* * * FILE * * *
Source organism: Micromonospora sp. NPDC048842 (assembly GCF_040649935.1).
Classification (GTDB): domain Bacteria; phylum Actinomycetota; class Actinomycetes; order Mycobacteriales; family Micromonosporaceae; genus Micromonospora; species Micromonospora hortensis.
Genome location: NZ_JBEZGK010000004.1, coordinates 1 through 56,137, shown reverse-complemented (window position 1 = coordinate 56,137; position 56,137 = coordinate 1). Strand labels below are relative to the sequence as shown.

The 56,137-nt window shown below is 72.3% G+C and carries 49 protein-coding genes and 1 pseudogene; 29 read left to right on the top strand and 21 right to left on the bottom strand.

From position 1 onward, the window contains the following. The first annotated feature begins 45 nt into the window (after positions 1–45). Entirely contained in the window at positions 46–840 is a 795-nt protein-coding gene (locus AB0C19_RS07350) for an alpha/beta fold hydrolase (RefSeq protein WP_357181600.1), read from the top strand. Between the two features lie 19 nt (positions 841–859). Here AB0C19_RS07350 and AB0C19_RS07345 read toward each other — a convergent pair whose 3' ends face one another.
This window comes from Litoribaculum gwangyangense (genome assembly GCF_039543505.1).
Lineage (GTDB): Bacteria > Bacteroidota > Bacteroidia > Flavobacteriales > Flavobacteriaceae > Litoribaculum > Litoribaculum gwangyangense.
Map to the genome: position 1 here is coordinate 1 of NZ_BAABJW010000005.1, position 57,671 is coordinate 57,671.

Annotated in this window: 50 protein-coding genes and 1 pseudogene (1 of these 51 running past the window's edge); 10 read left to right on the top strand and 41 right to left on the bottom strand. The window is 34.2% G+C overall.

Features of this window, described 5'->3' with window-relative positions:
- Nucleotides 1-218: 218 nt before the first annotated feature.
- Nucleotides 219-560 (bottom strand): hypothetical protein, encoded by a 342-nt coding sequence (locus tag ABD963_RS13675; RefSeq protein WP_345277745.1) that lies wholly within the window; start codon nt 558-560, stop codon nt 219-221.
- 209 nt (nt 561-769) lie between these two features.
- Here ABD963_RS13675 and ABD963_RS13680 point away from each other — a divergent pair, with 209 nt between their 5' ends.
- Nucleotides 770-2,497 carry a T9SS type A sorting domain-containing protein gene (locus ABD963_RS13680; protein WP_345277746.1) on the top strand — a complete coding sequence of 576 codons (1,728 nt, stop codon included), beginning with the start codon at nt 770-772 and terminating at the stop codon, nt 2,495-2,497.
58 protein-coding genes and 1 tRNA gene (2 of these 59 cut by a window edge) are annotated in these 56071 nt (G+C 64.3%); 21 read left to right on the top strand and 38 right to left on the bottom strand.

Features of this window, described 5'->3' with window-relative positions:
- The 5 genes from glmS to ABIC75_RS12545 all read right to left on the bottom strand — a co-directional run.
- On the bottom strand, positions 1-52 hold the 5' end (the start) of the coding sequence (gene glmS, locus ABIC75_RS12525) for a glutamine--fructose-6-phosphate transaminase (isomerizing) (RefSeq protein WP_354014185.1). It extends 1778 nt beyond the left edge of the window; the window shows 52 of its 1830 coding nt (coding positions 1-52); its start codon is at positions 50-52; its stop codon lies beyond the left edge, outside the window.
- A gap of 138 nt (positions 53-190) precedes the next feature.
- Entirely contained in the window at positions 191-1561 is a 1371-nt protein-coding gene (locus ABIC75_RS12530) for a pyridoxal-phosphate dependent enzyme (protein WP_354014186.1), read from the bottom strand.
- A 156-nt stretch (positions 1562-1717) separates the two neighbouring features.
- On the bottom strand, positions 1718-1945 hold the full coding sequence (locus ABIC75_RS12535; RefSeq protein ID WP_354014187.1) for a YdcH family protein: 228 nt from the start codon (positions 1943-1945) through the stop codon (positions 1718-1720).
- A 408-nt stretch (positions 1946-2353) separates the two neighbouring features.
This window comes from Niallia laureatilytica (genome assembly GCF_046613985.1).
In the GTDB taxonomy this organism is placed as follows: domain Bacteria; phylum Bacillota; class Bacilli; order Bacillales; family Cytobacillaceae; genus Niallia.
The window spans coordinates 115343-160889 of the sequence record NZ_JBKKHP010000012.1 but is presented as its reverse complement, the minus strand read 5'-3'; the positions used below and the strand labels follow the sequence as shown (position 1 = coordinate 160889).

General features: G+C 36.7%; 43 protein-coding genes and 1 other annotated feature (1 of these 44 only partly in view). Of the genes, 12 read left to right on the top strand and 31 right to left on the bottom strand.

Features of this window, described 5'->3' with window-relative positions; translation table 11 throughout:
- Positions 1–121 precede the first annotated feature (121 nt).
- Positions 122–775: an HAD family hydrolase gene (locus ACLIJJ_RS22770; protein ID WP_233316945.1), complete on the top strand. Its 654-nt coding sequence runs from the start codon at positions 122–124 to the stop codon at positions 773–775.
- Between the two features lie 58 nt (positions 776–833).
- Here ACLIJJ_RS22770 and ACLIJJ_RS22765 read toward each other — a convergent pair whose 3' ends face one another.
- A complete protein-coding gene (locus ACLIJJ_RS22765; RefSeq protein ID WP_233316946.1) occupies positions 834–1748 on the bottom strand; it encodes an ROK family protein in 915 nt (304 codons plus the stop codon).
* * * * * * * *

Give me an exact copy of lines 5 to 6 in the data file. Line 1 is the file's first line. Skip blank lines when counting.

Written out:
From position 1 onward, the window contains the following. The first annotated feature begins 45 nt into the window (after positions 1–45). Entirely contained in the window at positions 46–840 is a 795-nt protein-coding gene (locus AB0C19_RS07350) for an alpha/beta fold hydrolase (RefSeq protein WP_357181600.1), read from the top strand. Between the two features lie 19 nt (positions 841–859). Here AB0C19_RS07350 and AB0C19_RS07345 read toward each other — a convergent pair whose 3' ends face one another.
This window comes from Litoribaculum gwangyangense (genome assembly GCF_039543505.1).